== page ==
… pour the cider, sugar, peppercorns, salt and mustard and process until the peppercorns are well ground.

Next time I do this, I’ll combine all the dry ingredients first and process into a powder, then add the cider. It took forever to get the pepper cracked, and it still wasn’t ground as much as I’d like.

Rinse the pork shoulder and place in a large pan.

No, bigger than that.

That’s better.

UPDATE: Seriously, you want plenty of extra room in the pan. One of my readers tried this and the liquid overflowed her pan. It wasn’t a big deal right away, but she didn’t realize how much had spilled. The next time she tried to use the oven, she had flames inside. Use a big pan.

Put it in fat side up.

Pour the sauce over.

Cover tightly with foil.

Put in the oven at 250°F and don’t touch it for at least 7 hours. (Oh, did I forget to mention this takes all day? And you have to set the alarm for 6-freaking-a-m to have it ready for dinner?)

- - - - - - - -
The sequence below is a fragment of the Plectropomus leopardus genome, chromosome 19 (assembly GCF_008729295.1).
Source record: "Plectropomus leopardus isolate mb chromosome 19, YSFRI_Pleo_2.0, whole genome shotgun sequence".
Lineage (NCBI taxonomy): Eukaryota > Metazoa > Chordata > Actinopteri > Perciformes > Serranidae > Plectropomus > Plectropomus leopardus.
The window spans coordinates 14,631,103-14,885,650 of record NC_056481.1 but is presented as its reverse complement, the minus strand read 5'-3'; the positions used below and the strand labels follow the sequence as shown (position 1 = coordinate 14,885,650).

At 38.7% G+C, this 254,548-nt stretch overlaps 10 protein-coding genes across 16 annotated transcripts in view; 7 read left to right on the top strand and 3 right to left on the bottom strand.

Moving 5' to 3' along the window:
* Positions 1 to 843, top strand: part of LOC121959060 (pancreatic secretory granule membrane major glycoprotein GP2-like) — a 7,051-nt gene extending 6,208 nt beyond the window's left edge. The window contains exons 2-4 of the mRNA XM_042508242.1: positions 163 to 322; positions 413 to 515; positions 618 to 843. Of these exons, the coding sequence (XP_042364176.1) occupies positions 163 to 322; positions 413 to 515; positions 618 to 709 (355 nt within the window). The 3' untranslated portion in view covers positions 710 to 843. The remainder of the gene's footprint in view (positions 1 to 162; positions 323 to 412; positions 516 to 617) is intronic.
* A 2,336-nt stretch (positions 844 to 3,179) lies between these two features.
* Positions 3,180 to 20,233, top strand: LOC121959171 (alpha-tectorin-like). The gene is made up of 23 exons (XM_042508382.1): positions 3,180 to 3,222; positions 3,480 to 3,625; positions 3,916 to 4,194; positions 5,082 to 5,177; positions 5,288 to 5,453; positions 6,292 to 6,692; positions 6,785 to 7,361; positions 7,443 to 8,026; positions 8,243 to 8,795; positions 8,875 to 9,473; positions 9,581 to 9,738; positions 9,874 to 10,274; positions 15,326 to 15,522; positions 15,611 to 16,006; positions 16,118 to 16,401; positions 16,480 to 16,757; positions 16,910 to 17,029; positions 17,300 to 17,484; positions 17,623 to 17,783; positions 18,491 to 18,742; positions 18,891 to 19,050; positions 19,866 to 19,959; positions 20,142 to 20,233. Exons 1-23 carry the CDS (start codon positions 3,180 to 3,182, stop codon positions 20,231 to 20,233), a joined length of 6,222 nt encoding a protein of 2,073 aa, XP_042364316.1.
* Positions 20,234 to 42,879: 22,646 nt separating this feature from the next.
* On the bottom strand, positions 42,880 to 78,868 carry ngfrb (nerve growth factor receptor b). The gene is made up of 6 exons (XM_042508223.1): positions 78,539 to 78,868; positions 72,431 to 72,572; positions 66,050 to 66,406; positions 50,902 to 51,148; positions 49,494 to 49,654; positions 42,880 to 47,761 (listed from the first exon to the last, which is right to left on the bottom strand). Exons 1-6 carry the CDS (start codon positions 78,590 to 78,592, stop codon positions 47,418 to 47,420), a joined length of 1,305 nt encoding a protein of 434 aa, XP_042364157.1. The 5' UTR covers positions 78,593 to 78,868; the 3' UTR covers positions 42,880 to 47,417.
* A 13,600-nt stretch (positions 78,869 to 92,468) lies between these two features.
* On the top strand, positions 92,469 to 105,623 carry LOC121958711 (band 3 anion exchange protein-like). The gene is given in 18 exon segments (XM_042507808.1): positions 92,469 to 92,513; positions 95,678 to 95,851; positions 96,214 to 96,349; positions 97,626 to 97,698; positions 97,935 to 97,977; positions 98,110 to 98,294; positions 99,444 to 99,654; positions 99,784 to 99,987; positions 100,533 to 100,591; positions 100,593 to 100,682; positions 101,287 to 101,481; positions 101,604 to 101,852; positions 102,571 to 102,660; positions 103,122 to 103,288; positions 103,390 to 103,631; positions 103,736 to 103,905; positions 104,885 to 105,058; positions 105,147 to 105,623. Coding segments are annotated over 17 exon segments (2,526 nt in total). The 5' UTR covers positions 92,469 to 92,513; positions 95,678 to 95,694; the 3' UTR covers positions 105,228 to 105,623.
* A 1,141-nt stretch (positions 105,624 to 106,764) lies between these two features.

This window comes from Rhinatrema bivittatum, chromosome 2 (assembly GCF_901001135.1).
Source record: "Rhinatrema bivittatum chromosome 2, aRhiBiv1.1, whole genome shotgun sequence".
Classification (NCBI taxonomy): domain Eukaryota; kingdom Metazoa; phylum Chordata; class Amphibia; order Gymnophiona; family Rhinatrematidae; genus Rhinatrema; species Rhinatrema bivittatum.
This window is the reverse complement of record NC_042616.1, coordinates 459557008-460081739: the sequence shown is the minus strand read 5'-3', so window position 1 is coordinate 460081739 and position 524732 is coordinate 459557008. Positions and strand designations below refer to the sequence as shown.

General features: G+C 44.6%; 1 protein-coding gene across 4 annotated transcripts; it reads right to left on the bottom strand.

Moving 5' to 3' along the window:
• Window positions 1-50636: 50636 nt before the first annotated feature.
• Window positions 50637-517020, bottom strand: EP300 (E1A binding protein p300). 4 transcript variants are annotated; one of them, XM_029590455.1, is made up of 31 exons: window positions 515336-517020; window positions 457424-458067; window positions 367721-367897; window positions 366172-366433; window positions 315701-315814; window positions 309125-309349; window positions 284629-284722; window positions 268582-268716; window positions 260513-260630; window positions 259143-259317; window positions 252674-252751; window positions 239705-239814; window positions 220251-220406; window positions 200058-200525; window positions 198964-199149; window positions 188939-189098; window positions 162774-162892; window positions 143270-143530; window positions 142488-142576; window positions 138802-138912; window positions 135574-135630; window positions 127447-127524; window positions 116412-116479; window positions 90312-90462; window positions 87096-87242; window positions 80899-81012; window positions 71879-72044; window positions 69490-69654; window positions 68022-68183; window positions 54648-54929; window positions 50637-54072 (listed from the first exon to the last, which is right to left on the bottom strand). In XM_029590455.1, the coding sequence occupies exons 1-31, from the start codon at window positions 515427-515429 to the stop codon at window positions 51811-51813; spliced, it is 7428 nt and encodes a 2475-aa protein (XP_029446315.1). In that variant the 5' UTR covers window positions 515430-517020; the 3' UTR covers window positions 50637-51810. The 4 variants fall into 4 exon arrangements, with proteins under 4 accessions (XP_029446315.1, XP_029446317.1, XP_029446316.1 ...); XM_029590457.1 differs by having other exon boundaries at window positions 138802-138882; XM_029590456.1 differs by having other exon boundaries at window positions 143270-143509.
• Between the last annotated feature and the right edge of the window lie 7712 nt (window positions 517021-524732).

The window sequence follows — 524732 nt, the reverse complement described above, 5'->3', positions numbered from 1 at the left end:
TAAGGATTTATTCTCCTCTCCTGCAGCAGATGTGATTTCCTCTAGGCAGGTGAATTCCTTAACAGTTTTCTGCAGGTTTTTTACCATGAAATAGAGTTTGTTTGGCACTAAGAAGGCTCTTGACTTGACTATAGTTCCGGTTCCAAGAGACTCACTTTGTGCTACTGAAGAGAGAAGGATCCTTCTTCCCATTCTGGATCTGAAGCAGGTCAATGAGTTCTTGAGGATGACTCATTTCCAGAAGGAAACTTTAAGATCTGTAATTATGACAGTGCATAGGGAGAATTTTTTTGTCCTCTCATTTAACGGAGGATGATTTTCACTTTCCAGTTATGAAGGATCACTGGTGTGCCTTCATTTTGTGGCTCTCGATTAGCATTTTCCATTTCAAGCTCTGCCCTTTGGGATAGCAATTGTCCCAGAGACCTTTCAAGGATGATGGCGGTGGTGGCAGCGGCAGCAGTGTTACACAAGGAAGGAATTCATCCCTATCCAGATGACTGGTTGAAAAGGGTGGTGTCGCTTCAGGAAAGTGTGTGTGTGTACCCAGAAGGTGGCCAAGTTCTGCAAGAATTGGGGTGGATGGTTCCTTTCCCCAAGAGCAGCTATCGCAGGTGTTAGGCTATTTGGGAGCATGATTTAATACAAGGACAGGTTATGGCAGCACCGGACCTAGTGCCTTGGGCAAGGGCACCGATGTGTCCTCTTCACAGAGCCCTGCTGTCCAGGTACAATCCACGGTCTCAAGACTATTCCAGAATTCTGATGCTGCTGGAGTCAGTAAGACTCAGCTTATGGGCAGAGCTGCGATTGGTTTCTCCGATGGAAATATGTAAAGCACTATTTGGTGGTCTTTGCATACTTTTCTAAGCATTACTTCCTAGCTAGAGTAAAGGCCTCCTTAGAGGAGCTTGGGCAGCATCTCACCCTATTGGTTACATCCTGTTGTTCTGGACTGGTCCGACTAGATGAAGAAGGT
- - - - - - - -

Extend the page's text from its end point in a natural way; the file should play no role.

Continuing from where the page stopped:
When you finally check it, you’ll think it looks ready to eat.

Check the internal temperature with a digital thermometer. It needs to be at least 190°F.

You may notice that’s much higher than I usually recommend for meat. But with pulled pork, you need all the connective tissue to melt. That’s what gives it the incredible tenderness, as well as the rich flavor. And it doesn’t happen until about 190°.

Mine wasn’t quite there yet, so it went back in. Don’t bother re-covering it with the foil. The pork will have given up a lot of liquid, and you want the sauce to start reducing.